For the first time in several years I recently bought a Kodak product. Remember them? My photographic career began with a Kodak Brownie 127 and the school camera club. When I turned pro my camera bag was full of Kodak film, which was processed in Kodak chemicals and printed on Kodak paper, but that was a long time ago now. Gradually, I, and every other photographer I know, gave up on a company that told us what we needed rather than listening to what anyone said, least of all it’s consumers. Even National Geographic magazine, the best advertising Kodak ever had, were ignored and started using Fuji Film like everyone else.
Anyway, all of that is history now, so it’s good to report on an up to date, good value Kodak camera. The company made its name by making still photography simple and accessible to the masses, and the Kodak Play Sport I’ve just bought is part of a redefining or blending of photography and video that’s happening right now, and for Kodak a welcome return to its roots. Like Kodak’s old Box Brownie, the Play Sport doesn’t have many settings and is extremely simple to use. Like the Box Brownie, it makes the process easier which is what most people want. Like the Box Brownie it isn’t expensive - about £ 90 in the UK - it will fit in your pocket, and it just plain works. Unlike the old Box Brownie the Kodak Play Sport can shoot full HD video or 5mp stills even up to 3m under water. Progress. All you have to do is tell it whether you want stills or video and press the button. Now there are cameras and millions of mobile phones that can do most of that already, so why is the Kodak Play Sport any different? Like the Box Brownie, quality and simplicity, are the answer.
I have three Digital SLR cameras that can shoot video as well as stills. The Canon EOS 5D MkII and the 7D can shoot pro quality video but it’s not simple or fun to use - Manual focus, hard to see the screen outdoors, ergonomics or handling that make you very aware that these are still cameras that can be made to shoot video, mean that a whole industry has grown up producing shades and grips that make these cameras useable options for a video shoot. But once you’ve added all the bits it’s damned hard to shoot stills. Then there’s the argument that “my mobile phone can do all of that and more”. Up to a point yes, but at the moment few phones have still image quality comparable to even a modest compact camera, and even fewer shoot video that isn’t simply horrible to watch on anything other than a 2 inch screen, and anyway how do you play it back on anything else? Where cameras like the Play Sport score, is in making the whole process easy. Shoot HD video, plug the supplied HDMI lead into your HD TV and press play and the images are sharp even on our 36” plasma screen. The 5mp stills also look sharp, possibly even a little too sharp. Video is electronically stabilised and there’s no optical zoom, but a fixed slightly wide angle lens is what will produce the best results anyway unless you use a tripod, and this sort of camera isn’t aimed at tripod users. (update: the digital zoom is surprisingly good for video)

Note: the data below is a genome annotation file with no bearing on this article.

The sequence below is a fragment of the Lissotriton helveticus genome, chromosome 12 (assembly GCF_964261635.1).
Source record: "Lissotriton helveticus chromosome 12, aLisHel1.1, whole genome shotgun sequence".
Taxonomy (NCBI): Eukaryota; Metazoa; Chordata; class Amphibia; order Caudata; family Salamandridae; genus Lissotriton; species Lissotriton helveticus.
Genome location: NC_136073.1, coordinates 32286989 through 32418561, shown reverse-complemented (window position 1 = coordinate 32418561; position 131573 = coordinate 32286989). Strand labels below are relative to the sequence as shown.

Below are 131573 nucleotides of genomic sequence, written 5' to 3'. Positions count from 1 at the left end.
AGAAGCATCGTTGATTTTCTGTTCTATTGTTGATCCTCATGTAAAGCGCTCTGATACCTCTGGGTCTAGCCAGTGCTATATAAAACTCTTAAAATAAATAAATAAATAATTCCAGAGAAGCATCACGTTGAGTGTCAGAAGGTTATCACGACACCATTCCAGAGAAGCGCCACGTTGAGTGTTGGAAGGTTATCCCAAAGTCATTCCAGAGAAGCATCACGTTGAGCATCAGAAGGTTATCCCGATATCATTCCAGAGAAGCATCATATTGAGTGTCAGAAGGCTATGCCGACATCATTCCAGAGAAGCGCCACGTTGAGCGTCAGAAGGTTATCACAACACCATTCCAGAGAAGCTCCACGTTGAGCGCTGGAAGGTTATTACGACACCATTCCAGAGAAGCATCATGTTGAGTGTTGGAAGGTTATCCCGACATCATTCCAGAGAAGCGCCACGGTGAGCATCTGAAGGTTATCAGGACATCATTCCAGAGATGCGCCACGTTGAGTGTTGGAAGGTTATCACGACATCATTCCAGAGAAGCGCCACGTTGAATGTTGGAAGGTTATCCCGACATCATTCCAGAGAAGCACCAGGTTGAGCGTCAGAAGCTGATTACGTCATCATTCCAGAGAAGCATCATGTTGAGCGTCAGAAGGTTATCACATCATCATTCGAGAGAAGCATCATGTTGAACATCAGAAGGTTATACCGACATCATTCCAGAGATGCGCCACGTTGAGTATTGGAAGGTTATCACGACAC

In the end the Kodak Play Sport will be just an interesting step along the way, but hybrid video / stills cameras that are simple to use and actually work well as both, are finally here, redefining photography and what you can do with it. The Kodak Box Brownie transformed black and white stills photography into something accessible to anyone, the Play Sport is part of a revolution that will do the same for HD video as well as stills.
Shoot plug play, anywhere - simple.
Photography - just not as we used to know it.